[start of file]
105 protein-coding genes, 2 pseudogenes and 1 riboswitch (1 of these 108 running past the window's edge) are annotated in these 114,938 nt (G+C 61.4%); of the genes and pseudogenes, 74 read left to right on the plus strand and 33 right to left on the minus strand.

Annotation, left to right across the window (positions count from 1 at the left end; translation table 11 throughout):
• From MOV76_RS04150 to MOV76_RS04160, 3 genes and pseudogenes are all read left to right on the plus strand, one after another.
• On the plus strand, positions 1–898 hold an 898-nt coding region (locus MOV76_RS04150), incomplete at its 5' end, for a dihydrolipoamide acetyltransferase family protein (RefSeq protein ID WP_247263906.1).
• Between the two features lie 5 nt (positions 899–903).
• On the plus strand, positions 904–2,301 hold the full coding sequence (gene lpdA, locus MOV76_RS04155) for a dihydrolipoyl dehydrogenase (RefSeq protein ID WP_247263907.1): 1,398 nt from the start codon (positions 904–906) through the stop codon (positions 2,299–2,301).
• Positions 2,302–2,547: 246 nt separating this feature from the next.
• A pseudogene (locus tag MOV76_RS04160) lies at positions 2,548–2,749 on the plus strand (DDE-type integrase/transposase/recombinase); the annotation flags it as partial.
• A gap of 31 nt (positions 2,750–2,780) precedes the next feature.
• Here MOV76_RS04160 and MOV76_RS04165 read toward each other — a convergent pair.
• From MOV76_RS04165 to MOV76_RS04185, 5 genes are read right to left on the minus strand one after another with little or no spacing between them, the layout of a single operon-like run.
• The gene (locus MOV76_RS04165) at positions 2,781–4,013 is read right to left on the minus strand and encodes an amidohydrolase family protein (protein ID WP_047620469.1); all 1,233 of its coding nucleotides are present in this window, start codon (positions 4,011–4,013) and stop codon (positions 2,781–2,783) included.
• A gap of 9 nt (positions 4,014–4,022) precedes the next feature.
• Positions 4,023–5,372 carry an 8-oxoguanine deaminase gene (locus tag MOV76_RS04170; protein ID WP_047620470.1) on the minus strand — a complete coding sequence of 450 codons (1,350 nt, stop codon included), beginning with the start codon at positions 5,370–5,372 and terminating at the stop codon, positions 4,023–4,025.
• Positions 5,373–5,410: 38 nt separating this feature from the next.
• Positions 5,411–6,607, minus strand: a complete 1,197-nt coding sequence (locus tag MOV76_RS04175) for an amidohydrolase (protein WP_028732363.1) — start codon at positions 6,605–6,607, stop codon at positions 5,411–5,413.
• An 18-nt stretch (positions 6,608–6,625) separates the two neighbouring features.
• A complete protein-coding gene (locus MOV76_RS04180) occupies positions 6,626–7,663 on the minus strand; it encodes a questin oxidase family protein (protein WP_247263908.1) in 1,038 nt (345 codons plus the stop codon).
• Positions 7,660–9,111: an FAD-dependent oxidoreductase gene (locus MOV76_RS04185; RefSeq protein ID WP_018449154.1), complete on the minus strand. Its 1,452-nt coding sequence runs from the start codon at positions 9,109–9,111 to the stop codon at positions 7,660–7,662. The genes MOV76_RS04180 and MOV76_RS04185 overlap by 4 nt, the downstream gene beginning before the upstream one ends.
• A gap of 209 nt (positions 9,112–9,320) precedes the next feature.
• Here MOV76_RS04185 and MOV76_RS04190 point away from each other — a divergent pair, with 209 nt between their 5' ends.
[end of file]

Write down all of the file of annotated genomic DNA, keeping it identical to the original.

105 protein-coding genes, 2 pseudogenes and 1 riboswitch (1 of these 108 running past the window's edge) are annotated in these 114,938 nt (G+C 61.4%); of the genes and pseudogenes, 74 read left to right on the plus strand and 33 right to left on the minus strand.

Annotation, left to right across the window (positions count from 1 at the left end; translation table 11 throughout):
• From MOV76_RS04150 to MOV76_RS04160, 3 genes and pseudogenes are all read left to right on the plus strand, one after another.
• On the plus strand, positions 1–898 hold an 898-nt coding region (locus MOV76_RS04150), incomplete at its 5' end, for a dihydrolipoamide acetyltransferase family protein (RefSeq protein ID WP_247263906.1).
• Between the two features lie 5 nt (positions 899–903).
• On the plus strand, positions 904–2,301 hold the full coding sequence (gene lpdA, locus MOV76_RS04155) for a dihydrolipoyl dehydrogenase (RefSeq protein ID WP_247263907.1): 1,398 nt from the start codon (positions 904–906) through the stop codon (positions 2,299–2,301).
• Positions 2,302–2,547: 246 nt separating this feature from the next.
• A pseudogene (locus tag MOV76_RS04160) lies at positions 2,548–2,749 on the plus strand (DDE-type integrase/transposase/recombinase); the annotation flags it as partial.
• A gap of 31 nt (positions 2,750–2,780) precedes the next feature.
• Here MOV76_RS04160 and MOV76_RS04165 read toward each other — a convergent pair.
• From MOV76_RS04165 to MOV76_RS04185, 5 genes are read right to left on the minus strand one after another with little or no spacing between them, the layout of a single operon-like run.
• The gene (locus MOV76_RS04165) at positions 2,781–4,013 is read right to left on the minus strand and encodes an amidohydrolase family protein (protein ID WP_047620469.1); all 1,233 of its coding nucleotides are present in this window, start codon (positions 4,011–4,013) and stop codon (positions 2,781–2,783) included.
• A gap of 9 nt (positions 4,014–4,022) precedes the next feature.
• Positions 4,023–5,372 carry an 8-oxoguanine deaminase gene (locus tag MOV76_RS04170; protein ID WP_047620470.1) on the minus strand — a complete coding sequence of 450 codons (1,350 nt, stop codon included), beginning with the start codon at positions 5,370–5,372 and terminating at the stop codon, positions 4,023–4,025.
• Positions 5,373–5,410: 38 nt separating this feature from the next.
• Positions 5,411–6,607, minus strand: a complete 1,197-nt coding sequence (locus tag MOV76_RS04175) for an amidohydrolase (protein WP_028732363.1) — start codon at positions 6,605–6,607, stop codon at positions 5,411–5,413.
• An 18-nt stretch (positions 6,608–6,625) separates the two neighbouring features.
• A complete protein-coding gene (locus MOV76_RS04180) occupies positions 6,626–7,663 on the minus strand; it encodes a questin oxidase family protein (protein WP_247263908.1) in 1,038 nt (345 codons plus the stop codon).
• Positions 7,660–9,111: an FAD-dependent oxidoreductase gene (locus MOV76_RS04185; RefSeq protein ID WP_018449154.1), complete on the minus strand. Its 1,452-nt coding sequence runs from the start codon at positions 9,109–9,111 to the stop codon at positions 7,660–7,662. The genes MOV76_RS04180 and MOV76_RS04185 overlap by 4 nt, the downstream gene beginning before the upstream one ends.
• A gap of 209 nt (positions 9,112–9,320) precedes the next feature.
• Here MOV76_RS04185 and MOV76_RS04190 point away from each other — a divergent pair, with 209 nt between their 5' ends.